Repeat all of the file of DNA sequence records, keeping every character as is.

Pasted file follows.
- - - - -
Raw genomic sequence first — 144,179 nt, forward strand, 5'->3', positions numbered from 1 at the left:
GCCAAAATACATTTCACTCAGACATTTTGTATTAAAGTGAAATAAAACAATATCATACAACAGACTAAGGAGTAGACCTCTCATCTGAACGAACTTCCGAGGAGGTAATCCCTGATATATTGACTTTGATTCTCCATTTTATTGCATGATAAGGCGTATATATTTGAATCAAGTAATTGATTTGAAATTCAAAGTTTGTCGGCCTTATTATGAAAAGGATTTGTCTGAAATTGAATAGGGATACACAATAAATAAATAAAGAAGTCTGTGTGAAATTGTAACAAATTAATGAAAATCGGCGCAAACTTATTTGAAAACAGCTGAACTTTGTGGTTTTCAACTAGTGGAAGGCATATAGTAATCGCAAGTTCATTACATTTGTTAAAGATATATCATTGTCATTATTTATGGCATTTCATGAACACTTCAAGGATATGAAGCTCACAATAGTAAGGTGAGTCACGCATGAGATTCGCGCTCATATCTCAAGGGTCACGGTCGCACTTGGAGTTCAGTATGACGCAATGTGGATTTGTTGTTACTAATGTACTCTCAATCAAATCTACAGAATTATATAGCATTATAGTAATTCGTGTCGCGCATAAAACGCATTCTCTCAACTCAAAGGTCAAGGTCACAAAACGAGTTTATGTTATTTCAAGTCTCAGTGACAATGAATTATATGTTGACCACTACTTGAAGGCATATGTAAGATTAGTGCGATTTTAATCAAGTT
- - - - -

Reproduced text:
Raw genomic sequence first — 144,179 nt, forward strand, 5'->3', positions numbered from 1 at the left:
GCCAAAATACATTTCACTCAGACATTTTGTATTAAAGTGAAATAAAACAATATCATACAACAGACTAAGGAGTAGACCTCTCATCTGAACGAACTTCCGAGGAGGTAATCCCTGATATATTGACTTTGATTCTCCATTTTATTGCATGATAAGGCGTATATATTTGAATCAAGTAATTGATTTGAAATTCAAAGTTTGTCGGCCTTATTATGAAAAGGATTTGTCTGAAATTGAATAGGGATACACAATAAATAAATAAAGAAGTCTGTGTGAAATTGTAACAAATTAATGAAAATCGGCGCAAACTTATTTGAAAACAGCTGAACTTTGTGGTTTTCAACTAGTGGAAGGCATATAGTAATCGCAAGTTCATTACATTTGTTAAAGATATATCATTGTCATTATTTATGGCATTTCATGAACACTTCAAGGATATGAAGCTCACAATAGTAAGGTGAGTCACGCATGAGATTCGCGCTCATATCTCAAGGGTCACGGTCGCACTTGGAGTTCAGTATGACGCAATGTGGATTTGTTGTTACTAATGTACTCTCAATCAAATCTACAGAATTATATAGCATTATAGTAATTCGTGTCGCGCATAAAACGCATTCTCTCAACTCAAAGGTCAAGGTCACAAAACGAGTTTATGTTATTTCAAGTCTCAGTGACAATGAATTATATGTTGACCACTACTTGAAGGCATATGTAAGATTAGTGCGATTTTAATCAAGTT